These small, seemingly inconsequential puzzles and obstacles may not scream “epic dungeon crawl,” but they will DEFINITELY make each of your player characters feel useful and valuable, rather than just feeling like they have to follow the rogue to the big boss, and hope to not bungle a stealth check.
Look for opportunities to give each player the spotlight. Their party of adventurers is an elite team, each one specializing in a specific area. You don’t necessarily have to include entire story arcs for each individual party member, but everyone should be given the chance to prove their worth.
You’ll know if you need to improve in this area if you look up and two or more of your players have been on their phones for halve the session. Keep the players invested by giving them things to do. They’re here to play a game, not just watch someone else play one.
In short: It’s best to change it up so your dungeon crawl will never feel repetitive and offers something for everyone. That is why we recommend choosing about four types of challenges for each dungeon crawl.
With so much to design, you might want to create some parts of a dungeon and use pre-made traps, puzzles and other challenges from third parties. Of course, DungeonVault has you covered there! Check out our products you can just drag-and-drop into any dungeon.
5. Make it Relevant
Sure, it’s fun sometimes to just turn your brain off and play a hack-and-slash, kill-stuff-get-loot, see-how-many-magic-item-tables-we-can-get-our-dm-to-roll-before-he-flips-the-table dungeon crawl (I’m not salty, I promise) but what if your dungeon crawl sessions are more than just a one-shot adventure? What if they bear consequences that affect the rest of the campaign?
Consider planting seeds in each dungeon around the land that connect to a greater history or story arc for the players to unravel. Maybe they’ve been hired to recover old artifacts and relics from tombs, but their patron constantly sends them to sites taken over by gatherings of cultists in red robes. Or maybe every ancient ruin they enter, they find a fragment of a Sith holocron, the pieces of which were scattered and hidden long ago for fear of the power it holds once made whole.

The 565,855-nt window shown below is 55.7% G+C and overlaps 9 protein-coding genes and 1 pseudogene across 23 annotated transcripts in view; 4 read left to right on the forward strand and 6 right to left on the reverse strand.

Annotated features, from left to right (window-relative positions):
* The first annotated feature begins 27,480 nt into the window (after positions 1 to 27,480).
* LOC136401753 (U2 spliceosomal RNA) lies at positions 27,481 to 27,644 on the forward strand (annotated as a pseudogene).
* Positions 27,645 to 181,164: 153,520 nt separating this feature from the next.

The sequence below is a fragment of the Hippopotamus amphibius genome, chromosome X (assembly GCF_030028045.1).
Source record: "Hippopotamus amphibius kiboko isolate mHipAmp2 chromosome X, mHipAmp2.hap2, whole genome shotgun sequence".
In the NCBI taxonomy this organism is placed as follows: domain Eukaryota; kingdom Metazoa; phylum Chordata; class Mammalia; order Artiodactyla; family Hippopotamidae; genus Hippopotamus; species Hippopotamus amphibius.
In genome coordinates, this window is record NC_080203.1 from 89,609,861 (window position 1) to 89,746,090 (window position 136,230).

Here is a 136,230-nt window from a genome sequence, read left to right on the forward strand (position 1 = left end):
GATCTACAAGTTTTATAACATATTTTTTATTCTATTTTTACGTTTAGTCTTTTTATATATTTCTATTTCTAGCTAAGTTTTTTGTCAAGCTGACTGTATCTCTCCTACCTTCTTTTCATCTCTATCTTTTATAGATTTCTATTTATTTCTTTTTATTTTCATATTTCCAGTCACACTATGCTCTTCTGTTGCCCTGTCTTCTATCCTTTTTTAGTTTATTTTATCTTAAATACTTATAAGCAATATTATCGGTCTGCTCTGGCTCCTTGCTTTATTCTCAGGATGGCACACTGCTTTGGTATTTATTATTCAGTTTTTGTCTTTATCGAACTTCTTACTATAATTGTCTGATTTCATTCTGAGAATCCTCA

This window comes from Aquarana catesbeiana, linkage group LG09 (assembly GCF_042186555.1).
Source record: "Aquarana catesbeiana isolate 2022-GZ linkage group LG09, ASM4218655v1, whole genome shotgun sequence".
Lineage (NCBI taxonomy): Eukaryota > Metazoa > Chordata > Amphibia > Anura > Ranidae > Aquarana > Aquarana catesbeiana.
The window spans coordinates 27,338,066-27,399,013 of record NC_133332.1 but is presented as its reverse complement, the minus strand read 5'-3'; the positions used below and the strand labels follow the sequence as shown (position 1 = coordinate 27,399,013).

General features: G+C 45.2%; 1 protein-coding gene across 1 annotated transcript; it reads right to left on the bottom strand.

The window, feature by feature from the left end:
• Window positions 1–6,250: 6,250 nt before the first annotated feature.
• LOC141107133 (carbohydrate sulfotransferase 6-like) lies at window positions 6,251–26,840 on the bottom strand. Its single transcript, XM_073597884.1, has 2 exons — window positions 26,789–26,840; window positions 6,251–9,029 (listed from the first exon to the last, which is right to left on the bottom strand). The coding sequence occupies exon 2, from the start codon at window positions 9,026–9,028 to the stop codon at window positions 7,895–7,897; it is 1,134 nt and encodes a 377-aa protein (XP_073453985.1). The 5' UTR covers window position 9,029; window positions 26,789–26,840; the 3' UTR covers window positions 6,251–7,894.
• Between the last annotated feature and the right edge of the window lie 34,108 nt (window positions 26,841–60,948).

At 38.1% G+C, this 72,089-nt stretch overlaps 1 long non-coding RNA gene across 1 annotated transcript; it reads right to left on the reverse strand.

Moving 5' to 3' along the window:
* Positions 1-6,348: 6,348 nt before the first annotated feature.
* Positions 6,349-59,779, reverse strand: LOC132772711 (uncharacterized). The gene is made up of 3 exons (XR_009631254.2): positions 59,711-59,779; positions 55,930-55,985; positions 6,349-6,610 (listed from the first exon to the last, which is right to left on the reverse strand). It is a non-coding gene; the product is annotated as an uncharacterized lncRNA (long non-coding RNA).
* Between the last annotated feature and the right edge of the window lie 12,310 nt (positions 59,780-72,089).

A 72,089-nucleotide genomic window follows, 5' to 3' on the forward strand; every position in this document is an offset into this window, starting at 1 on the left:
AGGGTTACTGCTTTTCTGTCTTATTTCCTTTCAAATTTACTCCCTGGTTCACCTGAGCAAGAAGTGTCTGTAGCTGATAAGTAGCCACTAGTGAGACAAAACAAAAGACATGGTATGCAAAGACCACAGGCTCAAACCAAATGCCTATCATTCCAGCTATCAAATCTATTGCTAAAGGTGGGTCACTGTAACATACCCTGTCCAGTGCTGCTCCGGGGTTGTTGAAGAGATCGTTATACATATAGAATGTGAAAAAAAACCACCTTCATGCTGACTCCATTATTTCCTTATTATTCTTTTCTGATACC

You don’t even have to know what these dangling plot threads are from the jump. Sometimes ten levels go by and your players bring up that weird mangy bugbear from the first dungeon crawl, and it turns out he’s possessed by an elemental fire spirit that wants to destroy the world (hypothetically, of course.) If you feel stuck, you can always return to the seeds you’ve planted earlier in the game.
Pay attention to the things that catch your party’s attention. If they think it’s interesting enough to bare plot significance, keep whatever that thing is around for the next few sessions.
Maybe that funny little rock they find a level one is actually the key to sealing away a great shadow dragon, or bears the inscription of a ritual that opens the doorway to the plane where the gods reside. Who knows?
You do, Dungeon Master. You do.
By Jamie Helms
What are the Top 10 Dungeon Crawl Novels?
- Kings of the Wyld, by Nicholas Eames
- The Divine Comedy, by Dante Alighieri
- The Tombs of Atuan, by Ursula le Guin
- The Promise of the Witch King, by R.A. Salvatore
- The Dungeoneers, by Jeffrey Russell
- Quag Keep, by Andre Norton
- The Copper Promise, by Jen Williams
- Red Nails, by Robert E. Howard
- Another day, Another Dungeon, by Greg Costikyan
- The Zagor Chronicles, by Ian Livingstone